(Air Date: Week Of 12/25/96)
There's a lot to love about the Australian film "Shine". Director Scott Hicks has taken the real-life story of Australian child prodigy pianist David Helfgott, and mined it for its human interest and universal themes, capturing the essence of a complex and fascinating man, and creating a film that hits you in the ol' solar plexus.
"Shine" is partly a study in what it's like to devote yourself singlemindedly to mastering what you love. That's what we see in the first two segments of the film, which show David Helfgott as a boy, then as an adolescent. The domineering shadow of David's father, an escapee from Nazi Germany, played by Armin Mueller-Stahl, hangs heavily over his son's life, especially during the childhood scenes in Australia. It's obvious that Helfgott, Senior, a frustrated musician himself, is deeply conflicted by his son's talent. He is fiercely proud of David, pushes him to compete, and vicariously lives his own dreams through young David's successes, but he's also jealous and possessive. The complexity of this parent/child relationship is a large part of the draw of this movie, showing how a burning love can be both life-giving, and destroying.
The adolescent David, played by Noah Taylor, nervous and without confidence when away from the keyboard, wins a scholarship to the London Conservatory of Music. The chance of a lifetime-- but Helfgott Senior forbids him to go. When David announces he'll go any way, there's a harsh scene where his father says he'll never again be his son.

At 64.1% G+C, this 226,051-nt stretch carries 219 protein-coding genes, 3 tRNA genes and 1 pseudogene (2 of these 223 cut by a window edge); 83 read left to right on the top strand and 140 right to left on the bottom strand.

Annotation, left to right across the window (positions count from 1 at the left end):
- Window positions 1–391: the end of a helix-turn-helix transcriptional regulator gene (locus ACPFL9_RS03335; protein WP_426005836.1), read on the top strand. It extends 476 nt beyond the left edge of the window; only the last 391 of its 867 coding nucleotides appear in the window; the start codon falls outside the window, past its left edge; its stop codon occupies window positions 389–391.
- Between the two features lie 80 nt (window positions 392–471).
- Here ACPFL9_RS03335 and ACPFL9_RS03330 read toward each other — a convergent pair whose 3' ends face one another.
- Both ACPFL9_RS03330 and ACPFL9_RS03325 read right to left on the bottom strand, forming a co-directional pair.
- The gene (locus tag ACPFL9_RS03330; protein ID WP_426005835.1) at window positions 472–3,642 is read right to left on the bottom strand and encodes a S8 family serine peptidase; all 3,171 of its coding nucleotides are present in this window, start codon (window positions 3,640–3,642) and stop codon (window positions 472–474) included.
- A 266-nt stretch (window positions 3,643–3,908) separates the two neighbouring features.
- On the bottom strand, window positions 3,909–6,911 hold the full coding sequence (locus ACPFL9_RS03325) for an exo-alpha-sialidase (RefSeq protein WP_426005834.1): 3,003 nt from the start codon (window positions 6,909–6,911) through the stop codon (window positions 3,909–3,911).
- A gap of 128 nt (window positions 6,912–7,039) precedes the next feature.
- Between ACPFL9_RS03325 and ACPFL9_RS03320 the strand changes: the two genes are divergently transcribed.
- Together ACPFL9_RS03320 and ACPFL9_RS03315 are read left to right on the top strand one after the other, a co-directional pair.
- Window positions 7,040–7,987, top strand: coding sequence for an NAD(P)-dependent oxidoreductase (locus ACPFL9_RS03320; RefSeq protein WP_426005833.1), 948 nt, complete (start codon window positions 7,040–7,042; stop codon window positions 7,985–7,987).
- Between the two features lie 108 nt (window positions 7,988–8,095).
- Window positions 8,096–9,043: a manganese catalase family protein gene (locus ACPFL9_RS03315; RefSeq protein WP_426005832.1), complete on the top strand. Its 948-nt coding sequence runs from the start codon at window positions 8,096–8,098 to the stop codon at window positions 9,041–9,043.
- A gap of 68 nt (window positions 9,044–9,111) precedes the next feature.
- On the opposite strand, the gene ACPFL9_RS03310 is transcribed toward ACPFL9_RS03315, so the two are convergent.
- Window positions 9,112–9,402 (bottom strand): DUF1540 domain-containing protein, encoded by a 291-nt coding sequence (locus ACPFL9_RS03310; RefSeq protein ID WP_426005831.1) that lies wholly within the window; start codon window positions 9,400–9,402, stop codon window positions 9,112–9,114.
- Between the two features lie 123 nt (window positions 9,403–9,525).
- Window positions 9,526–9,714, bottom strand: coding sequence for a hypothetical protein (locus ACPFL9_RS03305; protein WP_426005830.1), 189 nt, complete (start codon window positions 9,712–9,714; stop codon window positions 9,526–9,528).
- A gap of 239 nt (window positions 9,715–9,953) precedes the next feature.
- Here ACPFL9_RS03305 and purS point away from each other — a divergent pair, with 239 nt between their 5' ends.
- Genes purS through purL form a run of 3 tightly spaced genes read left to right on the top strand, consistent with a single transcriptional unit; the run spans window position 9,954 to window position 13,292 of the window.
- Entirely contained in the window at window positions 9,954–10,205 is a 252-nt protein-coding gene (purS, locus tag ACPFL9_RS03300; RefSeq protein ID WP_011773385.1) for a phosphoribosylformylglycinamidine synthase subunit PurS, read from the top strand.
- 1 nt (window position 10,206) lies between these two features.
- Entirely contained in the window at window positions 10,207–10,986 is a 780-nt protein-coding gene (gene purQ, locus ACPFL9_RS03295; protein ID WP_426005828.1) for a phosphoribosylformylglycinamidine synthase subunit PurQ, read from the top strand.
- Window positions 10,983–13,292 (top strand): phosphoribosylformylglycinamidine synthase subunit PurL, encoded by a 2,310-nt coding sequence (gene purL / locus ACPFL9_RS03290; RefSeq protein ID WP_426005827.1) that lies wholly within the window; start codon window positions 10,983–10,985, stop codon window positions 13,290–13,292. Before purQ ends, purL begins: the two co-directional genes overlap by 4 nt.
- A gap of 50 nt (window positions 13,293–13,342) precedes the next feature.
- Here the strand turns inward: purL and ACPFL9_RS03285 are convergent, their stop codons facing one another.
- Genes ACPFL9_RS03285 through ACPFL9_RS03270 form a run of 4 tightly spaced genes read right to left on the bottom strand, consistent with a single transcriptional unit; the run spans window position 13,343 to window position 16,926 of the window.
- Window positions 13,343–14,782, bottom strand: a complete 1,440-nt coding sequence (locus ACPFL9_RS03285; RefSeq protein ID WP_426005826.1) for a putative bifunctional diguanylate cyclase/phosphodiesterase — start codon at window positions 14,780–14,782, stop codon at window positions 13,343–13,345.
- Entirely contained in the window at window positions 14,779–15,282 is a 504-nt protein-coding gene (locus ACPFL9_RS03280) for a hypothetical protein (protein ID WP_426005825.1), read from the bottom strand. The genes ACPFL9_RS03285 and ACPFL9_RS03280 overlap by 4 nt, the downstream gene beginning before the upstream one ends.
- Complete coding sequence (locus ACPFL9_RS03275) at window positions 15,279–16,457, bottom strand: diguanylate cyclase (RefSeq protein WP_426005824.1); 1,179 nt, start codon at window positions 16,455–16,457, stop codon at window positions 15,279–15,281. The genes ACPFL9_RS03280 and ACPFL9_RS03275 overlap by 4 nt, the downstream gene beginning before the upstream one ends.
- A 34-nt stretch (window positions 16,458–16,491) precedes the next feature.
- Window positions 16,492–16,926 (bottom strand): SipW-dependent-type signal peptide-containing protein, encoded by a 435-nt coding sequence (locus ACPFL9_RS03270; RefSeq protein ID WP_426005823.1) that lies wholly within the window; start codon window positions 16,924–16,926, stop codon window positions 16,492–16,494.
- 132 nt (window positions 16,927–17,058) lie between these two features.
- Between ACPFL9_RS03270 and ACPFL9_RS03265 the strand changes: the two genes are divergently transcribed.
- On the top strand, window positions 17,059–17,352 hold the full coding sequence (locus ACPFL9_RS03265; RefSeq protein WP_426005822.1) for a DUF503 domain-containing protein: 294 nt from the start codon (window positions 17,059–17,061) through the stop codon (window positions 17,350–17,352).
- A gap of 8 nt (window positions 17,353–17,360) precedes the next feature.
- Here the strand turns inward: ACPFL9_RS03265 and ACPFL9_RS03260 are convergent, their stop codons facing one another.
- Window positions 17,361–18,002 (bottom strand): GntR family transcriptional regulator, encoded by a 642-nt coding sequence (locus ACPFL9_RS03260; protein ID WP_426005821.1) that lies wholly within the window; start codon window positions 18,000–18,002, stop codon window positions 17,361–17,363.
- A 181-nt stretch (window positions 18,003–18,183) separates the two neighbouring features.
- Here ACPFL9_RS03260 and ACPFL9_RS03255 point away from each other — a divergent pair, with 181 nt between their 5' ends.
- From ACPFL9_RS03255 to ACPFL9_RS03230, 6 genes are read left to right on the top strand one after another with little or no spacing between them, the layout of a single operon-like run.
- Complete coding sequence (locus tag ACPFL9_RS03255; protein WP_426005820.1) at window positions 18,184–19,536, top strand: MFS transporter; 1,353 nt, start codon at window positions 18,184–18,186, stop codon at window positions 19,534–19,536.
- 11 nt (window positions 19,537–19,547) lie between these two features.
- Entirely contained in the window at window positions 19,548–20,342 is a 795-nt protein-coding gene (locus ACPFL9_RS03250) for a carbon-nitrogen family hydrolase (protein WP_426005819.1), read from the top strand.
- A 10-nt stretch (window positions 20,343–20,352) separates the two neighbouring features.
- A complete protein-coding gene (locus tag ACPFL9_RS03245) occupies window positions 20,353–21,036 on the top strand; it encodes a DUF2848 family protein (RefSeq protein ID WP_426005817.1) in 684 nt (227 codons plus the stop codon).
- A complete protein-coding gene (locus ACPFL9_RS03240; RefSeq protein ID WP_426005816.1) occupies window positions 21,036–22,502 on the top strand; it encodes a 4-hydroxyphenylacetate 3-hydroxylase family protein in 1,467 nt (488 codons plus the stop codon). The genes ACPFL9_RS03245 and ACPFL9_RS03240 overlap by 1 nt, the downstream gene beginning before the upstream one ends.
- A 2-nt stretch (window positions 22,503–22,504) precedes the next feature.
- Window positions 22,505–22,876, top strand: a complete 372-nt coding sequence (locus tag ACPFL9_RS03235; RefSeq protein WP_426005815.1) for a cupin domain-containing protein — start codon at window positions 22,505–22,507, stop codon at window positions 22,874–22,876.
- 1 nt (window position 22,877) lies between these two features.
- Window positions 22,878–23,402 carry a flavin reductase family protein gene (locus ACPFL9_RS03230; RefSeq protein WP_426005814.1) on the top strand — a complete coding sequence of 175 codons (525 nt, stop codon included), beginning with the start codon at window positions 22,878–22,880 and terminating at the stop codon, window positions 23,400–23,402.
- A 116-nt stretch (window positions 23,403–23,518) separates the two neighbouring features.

David kicks up his heels in London, but also works maniacally to master the tough Rachmaninoff third piano concerto, called the RACH III, with a famous instructor played by John Gielgud. After performing the RACH III, David collapses under the strain of practice and the estrangement from his family.
Next we find the adult David Helfgott in a mental institution where he has spent many years, in a state of mental disturbance where he is unable to care for himself, but good-natured and harmless, if overly libidinous. Australian stage actor Geoffry Rush is brilliant in this role, somehow managing to get inside Helfgott and show his insecurity, his jitters, his appetites, his intelligence, and humor. Watching him move from the limbo of mental institutions back into the wide, wide world is a glorious experience, and we enjoy Lynn Redgrave's performance as an astrologer who figures prominently in David's life.
O.K., it's heartwarming, it makes you feel good, but "Shine" isn't sentimental or emotionally manipulative. In fact, it has a clean, astringent quality, sort of like freshly washed windows, that let the sun shine in-- and if that sounds good to you, see Shine.
Copyright 1996 Mary Weems
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